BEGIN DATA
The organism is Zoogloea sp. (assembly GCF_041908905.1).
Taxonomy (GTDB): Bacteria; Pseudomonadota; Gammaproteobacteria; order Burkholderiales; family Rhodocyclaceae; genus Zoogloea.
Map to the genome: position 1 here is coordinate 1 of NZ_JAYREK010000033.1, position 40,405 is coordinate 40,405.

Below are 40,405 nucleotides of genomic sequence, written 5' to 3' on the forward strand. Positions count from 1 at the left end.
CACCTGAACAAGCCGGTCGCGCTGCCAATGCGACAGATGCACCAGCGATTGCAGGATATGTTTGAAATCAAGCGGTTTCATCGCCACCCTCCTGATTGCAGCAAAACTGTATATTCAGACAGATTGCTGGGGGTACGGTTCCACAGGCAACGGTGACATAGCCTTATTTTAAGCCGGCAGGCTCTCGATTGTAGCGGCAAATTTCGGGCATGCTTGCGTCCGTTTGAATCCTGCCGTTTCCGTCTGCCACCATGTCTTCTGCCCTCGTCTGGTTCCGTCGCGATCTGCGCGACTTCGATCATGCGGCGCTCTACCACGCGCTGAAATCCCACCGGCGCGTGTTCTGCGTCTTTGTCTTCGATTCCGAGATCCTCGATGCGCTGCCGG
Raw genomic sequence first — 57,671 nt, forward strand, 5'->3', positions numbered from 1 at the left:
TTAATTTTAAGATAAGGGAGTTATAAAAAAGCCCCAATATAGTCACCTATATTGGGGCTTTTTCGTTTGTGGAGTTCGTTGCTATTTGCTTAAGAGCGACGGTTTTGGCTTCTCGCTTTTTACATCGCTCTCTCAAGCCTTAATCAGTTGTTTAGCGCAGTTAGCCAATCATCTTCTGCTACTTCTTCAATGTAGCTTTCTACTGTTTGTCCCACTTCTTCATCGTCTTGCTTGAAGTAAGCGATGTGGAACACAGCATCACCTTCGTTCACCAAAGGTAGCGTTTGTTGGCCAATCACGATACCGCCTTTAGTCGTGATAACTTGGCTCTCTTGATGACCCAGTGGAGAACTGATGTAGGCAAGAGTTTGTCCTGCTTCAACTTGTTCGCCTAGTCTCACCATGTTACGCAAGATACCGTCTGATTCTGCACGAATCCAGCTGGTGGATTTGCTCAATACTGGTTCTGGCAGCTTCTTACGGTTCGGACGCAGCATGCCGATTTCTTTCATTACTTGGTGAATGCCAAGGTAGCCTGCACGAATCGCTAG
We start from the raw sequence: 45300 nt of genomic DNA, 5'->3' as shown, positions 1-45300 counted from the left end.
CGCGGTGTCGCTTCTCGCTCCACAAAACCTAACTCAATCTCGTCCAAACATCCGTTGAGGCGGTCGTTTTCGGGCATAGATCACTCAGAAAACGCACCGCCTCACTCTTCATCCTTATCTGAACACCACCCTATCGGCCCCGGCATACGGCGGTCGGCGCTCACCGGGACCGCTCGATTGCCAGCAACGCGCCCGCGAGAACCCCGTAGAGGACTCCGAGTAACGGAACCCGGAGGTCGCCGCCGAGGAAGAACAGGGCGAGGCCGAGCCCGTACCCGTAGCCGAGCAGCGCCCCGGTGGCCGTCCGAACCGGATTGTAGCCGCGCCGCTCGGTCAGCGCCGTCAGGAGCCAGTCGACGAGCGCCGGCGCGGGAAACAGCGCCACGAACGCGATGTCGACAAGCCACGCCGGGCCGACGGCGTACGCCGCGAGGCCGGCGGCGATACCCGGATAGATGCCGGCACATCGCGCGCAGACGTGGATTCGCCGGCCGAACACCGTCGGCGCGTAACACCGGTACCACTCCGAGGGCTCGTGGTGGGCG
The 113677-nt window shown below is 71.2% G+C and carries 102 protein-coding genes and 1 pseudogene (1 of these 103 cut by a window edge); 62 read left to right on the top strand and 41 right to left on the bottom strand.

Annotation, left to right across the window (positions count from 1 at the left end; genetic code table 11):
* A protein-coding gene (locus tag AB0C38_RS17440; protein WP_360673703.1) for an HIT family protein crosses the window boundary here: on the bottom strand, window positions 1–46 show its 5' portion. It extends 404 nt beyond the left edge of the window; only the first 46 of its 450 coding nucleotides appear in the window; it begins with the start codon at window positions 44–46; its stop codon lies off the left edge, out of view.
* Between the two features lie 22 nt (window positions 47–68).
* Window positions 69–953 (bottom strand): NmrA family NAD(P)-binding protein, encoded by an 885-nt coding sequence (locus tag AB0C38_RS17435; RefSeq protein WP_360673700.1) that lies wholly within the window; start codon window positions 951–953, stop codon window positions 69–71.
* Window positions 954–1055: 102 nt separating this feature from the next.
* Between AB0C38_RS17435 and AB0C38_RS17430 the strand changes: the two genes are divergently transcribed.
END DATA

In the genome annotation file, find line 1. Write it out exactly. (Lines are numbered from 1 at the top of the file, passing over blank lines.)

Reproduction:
The organism is Zoogloea sp. (assembly GCF_041908905.1).